KCPA challenged the Commission’s decision on First Amendment grounds, but the trial court found it to be constitutional without giving a reason for its conclusion. The Missouri Supreme Court affirmed the trial court after simply presuming the constitutionality of the speech restriction — contrary to the U.S. Supreme Court holding in Bolger v. Youngs Drug Products Corp. that “[t]he party seeking to uphold a restriction on commercial speech carries the burden of justifying it” — and placing the burden of proving unconstitutionality on KCPA.

Cato has now joined the Pacific Legal Foundation on a brief supporting KCPA’s request that the U.S. Supreme Court hear the case. Our brief notes that “this case combines the nationally important commercial speech issue with the equally nationally important question of the extent to which the Constitution tolerates occupational licensing.” We explain the difficulties that the Court’s “commercial speech doctrine” has caused and argue for a movement toward greater protection for collective and commercial speech, and away from a confusing four-part test established in a 1980 case called Central Hudson.

As in Locke, this latest case raises the question of whether occupational licensing schemes that have an effect on speech are constitutional. Also as in Locke, an infinite array of professionals and ordinary people could get caught up in this regulation, including even a friend helping another friend find an apartment.

Beyond the technical legal points, the case implicates broader policy issues such as the right to earn a living and the impact that speech monopolies have on consumers. Indeed, the consumer impact may be even more apparent here than in other occupational licensing cases because so many people struggle to find affordable apartments and other rentals in this economy — not to mention over the course of their lives.

The Supreme Court will decide early in the new year whether to hear Kansas City Premier Apartments v. Missouri Real Estate Commission.

Rent Control Violates Property Rights and Due Process

This blogpost was coauthored by Cato legal associate Trevor Burrus, who also worked on the brief discussed below.

Rent control is literally a textbook example of bad economic policy. Economics textbooks often use it as an example of how price ceilings create shortages, poor quality goods, and under-the-table dealings. A 1992 survey revealed that 93 percent of economists believe that rent control laws reduce both the quality and quantity of housing.

As expected, therefore, New York City’s Rent Stabilization Law—the most (in)famous in the country—has led to precisely these effects: housing is scarce, apartment buildings are dilapidated because owners can’t charge enough to fix them, and housing costs have only increased (in part because costs are transferred to non-rent mechanisms such as “non-refundable deposits”). Yet the RSL persists, benefiting those grandfathered individuals who rent at lower rates but hurting the city as a whole.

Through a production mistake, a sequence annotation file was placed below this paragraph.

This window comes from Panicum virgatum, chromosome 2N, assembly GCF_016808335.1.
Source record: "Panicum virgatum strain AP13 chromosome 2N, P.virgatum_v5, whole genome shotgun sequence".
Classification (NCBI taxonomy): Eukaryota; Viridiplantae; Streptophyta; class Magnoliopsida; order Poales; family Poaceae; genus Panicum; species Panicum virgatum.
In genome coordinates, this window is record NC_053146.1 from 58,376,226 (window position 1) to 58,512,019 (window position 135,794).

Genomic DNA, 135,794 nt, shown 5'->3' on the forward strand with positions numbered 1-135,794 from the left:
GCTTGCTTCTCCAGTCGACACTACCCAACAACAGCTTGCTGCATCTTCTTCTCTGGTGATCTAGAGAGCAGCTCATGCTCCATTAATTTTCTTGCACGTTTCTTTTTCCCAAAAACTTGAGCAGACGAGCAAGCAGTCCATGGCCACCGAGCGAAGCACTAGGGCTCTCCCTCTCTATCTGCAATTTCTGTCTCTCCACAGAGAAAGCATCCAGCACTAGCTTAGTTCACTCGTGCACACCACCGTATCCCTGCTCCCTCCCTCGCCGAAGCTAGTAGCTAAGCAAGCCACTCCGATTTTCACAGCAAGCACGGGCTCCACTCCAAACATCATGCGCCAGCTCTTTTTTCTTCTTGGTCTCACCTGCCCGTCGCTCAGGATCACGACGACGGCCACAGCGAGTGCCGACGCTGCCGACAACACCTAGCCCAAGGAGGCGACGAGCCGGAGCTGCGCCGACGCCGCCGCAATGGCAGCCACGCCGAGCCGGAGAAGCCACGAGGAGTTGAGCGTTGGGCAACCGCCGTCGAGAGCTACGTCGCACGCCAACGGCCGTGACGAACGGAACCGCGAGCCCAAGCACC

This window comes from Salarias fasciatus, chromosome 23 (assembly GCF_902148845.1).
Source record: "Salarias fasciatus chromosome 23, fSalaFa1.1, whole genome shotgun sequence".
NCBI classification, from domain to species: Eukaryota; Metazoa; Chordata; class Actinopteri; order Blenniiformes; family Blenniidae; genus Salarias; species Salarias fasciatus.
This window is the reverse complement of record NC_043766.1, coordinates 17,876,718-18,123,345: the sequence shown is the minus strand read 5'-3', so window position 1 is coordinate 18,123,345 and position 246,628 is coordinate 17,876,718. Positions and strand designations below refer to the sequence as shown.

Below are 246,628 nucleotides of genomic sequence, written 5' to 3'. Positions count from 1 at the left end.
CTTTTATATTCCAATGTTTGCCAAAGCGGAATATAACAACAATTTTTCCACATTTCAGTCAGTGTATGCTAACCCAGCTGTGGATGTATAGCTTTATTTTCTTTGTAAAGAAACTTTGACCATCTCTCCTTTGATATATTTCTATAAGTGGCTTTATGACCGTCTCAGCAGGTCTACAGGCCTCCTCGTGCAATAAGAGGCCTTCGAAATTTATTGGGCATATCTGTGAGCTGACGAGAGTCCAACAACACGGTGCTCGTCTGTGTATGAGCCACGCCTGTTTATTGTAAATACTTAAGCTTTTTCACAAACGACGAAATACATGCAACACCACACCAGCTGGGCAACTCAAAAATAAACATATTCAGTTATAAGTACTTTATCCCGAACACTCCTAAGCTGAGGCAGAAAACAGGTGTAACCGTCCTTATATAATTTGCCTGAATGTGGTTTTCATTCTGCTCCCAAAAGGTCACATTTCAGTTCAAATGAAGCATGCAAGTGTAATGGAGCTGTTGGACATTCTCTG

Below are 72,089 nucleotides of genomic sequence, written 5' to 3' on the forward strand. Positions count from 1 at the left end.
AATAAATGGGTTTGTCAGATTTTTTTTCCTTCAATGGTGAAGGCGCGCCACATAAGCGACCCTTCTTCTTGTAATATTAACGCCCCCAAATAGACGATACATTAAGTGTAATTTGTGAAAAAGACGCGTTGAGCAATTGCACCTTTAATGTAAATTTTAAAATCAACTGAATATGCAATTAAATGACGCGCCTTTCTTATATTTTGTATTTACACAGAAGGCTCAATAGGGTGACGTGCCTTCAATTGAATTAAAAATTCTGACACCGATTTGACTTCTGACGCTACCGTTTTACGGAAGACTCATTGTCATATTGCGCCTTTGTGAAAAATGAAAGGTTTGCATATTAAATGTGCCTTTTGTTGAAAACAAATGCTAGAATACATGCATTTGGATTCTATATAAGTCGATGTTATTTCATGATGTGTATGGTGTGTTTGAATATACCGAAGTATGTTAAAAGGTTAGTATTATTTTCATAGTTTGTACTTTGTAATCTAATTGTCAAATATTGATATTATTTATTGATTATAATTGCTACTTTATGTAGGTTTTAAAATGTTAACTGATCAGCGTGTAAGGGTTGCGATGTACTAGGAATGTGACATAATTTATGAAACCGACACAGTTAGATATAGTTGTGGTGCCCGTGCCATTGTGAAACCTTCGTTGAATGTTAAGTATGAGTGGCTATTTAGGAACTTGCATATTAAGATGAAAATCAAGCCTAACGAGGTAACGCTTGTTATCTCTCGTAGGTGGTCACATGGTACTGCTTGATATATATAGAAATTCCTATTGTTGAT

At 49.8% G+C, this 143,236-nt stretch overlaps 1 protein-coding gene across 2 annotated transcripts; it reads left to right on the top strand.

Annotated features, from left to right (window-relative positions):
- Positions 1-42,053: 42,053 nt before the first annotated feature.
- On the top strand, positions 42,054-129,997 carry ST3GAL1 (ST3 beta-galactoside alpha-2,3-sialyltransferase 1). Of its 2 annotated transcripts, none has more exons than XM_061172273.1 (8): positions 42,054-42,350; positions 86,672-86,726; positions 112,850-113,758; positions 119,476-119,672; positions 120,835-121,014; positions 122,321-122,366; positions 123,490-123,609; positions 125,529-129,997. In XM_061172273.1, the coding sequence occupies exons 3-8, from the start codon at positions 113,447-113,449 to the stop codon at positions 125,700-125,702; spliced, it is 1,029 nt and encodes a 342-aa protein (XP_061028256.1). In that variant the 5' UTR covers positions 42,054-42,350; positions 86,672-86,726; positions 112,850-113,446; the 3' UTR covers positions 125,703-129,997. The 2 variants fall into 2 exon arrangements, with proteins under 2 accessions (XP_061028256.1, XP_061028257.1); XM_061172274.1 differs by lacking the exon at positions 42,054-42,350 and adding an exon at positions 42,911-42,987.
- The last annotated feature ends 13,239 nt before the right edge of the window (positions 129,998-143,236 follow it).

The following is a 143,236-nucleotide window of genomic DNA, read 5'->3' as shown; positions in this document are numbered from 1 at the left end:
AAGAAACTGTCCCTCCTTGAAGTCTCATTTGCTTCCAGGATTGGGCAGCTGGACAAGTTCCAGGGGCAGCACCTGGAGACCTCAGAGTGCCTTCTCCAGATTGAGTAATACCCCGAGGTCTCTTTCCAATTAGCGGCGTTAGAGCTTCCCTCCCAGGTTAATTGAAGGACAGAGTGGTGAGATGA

Harmon v. Kimmel challenges New York’s law on the grounds that it is an arbitrary and unsupportable regulation amounting to an uncompensated taking that violates the Fifth Amendment.

Jim Harmon’s family owns and lives in a five-story brownstone in the Central Park West Historical District. The Harmons inherited the building—and along with it three rent-controlled tenants. Those tenants have occupied apartments in the building for a combined total of 91 years at a rate 59 percent below market. In their lawsuit, however, the Harmons face many unfriendly precedents that have given states free reign to regulate property, to the point that it is occupied on an essentially permanent basis while surviving Fifth Amendment scrutiny.

One way to challenge some of these laws is to argue they are so arbitrary and poorly justified that they violate the Fourteenth Amendment’s Due Process Clause. Because this is an especially difficult type of challenge to bring, Cato joined the Pacific Legal Foundation and the Small Property Owners of San Francisco Institute on a brief supporting the Harmons’ request that the Supreme Court review lower-court rulings against them. Although the Court has ruled that the Takings Clause does not permit challenges based on claims that the alleged taking fails to “substantially advance legitimate state interests,” the Due Process Clause is an independent textual provision.

We thus clarify the relationship between property rights and due process, arguing that a law which advances no legitimate governmental purpose can be challenged under the Due Process Clause. To hold otherwise would be to deny property owners any meaningful avenue for defending their property from onerous and irrational regulations.

FDA Considers Mandatory Salt Reductions

With little publicity, the federal Food and Drug Administration has begun laying groundwork for one of the more audacious regulatory initiatives of the Obama administration: mandatory reductions in the salt content of processed foods in the supermarket aisle and at restaurants.